The living accommodations are functional and only 10 mins away from the school, which is very convenient. I have enjoyed eating the food at the school, appreciated the variety of Chinese dishes they serve, especially the warm soy milk we get in the morning. Very tasty!
On the weekends, we are about 1.25 hour away from the city by bus or 0.75-1 hour by taxi. There are many things to visit, explore, and buy such as imports like Peanut butter, coffee, spaghetti sauce etc.
This year I was assigned to teach Drama 10 and English 11. Drama 10 is very hands-on and requires a lot of participation, which students are not accustomed to here, but slowly they adapted and enjoyed the interaction. The class was a great joy to teach.
A great aspect of teaching overseas is that we have the opportunity to travel around China. Already I’ve visited more than 10 cities in my short time here. The best part is getting to try all sorts of different foods!
Nashira Tenur: 2013-2014
As someone who has long dreamed of visiting China and experiencing its culture and history firsthand, it is amazing to find myself walking those very streets today. It was a difficult decision to come here and leave family and friends behind, but the satisfaction I get from doing what I love is incredible.
I’ve been teaching in various capacities for almost 7 years and completed an Honours B.A. in Creative Writing at York University and a Bachelor of Education in English at the University of Toronto. I was an editor of a literary journal for several years and have had two chapbooks of poetry published in Canada. I continue to do freelance editing and copywriting while in China and have been able to balance everything well so far. This is due in no small part to the support I receive from the excellent teachers I work with in the Sino-Canadian program and from our principal Ron who works tirelessly to ensure we have everything we need.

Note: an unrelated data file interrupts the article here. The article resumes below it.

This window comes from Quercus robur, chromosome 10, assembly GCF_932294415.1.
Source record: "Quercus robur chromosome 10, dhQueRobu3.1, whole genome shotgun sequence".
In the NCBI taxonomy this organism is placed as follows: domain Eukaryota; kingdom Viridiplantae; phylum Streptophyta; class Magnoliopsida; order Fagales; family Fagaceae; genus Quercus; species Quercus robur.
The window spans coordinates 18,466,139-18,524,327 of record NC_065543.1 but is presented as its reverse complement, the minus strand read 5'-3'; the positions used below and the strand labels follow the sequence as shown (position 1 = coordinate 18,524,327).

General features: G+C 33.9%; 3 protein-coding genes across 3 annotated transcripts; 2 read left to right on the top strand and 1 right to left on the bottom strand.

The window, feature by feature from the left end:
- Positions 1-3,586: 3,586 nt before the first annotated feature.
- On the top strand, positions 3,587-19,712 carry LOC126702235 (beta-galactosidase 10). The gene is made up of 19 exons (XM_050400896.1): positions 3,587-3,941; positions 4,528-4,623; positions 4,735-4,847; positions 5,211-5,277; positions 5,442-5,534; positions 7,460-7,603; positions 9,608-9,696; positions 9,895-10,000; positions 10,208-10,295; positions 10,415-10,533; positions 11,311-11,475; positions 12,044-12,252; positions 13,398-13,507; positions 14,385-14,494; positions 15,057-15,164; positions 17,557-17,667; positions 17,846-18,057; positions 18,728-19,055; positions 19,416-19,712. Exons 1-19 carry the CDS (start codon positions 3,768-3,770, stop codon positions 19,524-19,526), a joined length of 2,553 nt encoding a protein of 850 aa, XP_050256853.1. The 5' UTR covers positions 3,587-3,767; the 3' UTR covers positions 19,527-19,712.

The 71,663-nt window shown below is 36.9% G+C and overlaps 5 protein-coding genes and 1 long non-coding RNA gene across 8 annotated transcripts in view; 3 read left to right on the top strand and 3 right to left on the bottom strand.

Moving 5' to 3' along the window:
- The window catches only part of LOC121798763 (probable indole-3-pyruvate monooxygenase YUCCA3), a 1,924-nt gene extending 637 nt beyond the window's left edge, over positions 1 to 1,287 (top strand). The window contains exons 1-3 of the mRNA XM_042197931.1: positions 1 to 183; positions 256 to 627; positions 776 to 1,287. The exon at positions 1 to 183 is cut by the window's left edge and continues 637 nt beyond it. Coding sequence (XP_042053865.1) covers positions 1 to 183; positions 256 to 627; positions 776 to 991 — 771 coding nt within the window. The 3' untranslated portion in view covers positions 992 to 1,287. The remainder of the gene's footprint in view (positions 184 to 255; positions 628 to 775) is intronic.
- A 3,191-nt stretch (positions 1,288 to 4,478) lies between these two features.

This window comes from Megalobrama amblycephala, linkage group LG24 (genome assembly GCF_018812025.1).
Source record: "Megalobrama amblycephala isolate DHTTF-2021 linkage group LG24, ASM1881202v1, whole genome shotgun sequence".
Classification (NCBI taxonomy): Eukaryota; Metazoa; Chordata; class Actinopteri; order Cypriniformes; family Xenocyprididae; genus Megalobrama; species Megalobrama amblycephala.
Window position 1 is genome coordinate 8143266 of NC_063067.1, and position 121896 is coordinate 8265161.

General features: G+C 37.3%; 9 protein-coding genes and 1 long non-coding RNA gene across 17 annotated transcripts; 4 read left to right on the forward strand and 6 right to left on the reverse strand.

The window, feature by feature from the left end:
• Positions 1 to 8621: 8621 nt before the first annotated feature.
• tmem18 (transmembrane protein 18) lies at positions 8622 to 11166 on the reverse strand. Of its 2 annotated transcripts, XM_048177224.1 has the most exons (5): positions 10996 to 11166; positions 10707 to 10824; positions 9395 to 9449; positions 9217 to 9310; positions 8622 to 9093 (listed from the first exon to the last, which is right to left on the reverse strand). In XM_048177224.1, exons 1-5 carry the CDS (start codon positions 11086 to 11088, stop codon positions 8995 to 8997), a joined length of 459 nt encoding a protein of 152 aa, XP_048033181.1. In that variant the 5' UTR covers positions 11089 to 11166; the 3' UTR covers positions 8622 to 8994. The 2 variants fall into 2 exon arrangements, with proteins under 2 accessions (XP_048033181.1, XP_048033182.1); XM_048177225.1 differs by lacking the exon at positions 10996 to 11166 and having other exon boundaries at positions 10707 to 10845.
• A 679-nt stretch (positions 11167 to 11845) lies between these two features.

While it is true that the students here struggle in some ways to adjust to a “Canadian” classroom, one would be hard-pressed not to adore them. Their diligence, enthusiasm, and eagerness to learn is refreshing and I genuinely look forward to seeing their faces every day.
Antonio Tenur: 2013-2014
My name’s Antonio Sarno and I graduated with an (Hons) B.A. in English Language and Literature from the University of Western Ontario a long time ago. A wide variety of adventures and jobs in the “real world” followed over the next 7 years, and then I decided to return to school and train to be a teacher at Nipissing in North Bay. Eventually I got a full time position, but after 11 years of teaching high school English in Ontario I decided to live and teach overseas, and I’ve been doing that for the past decade. Korea, Malaysia, Venezuela, and now China---all have been fascinating places and experiences. Despite the different challenges posed by students in these countries, there’s been one key similarity: they’ve been a true delight.
The students in the Sino-Canadian Program here at Shenyang #2 High School have earned my respect because of the extremely difficult set of academic circumstances they face: classes in both Mandarin and English, long (very) school days, a ceaseless stream of tests and exams, etc. They succeed because they’re eager to learn and willing to work hard, and that makes teaching the pleasure it should be rather than the job it often is. I’ll be here for a while.
Colin Tenur: 2007-2012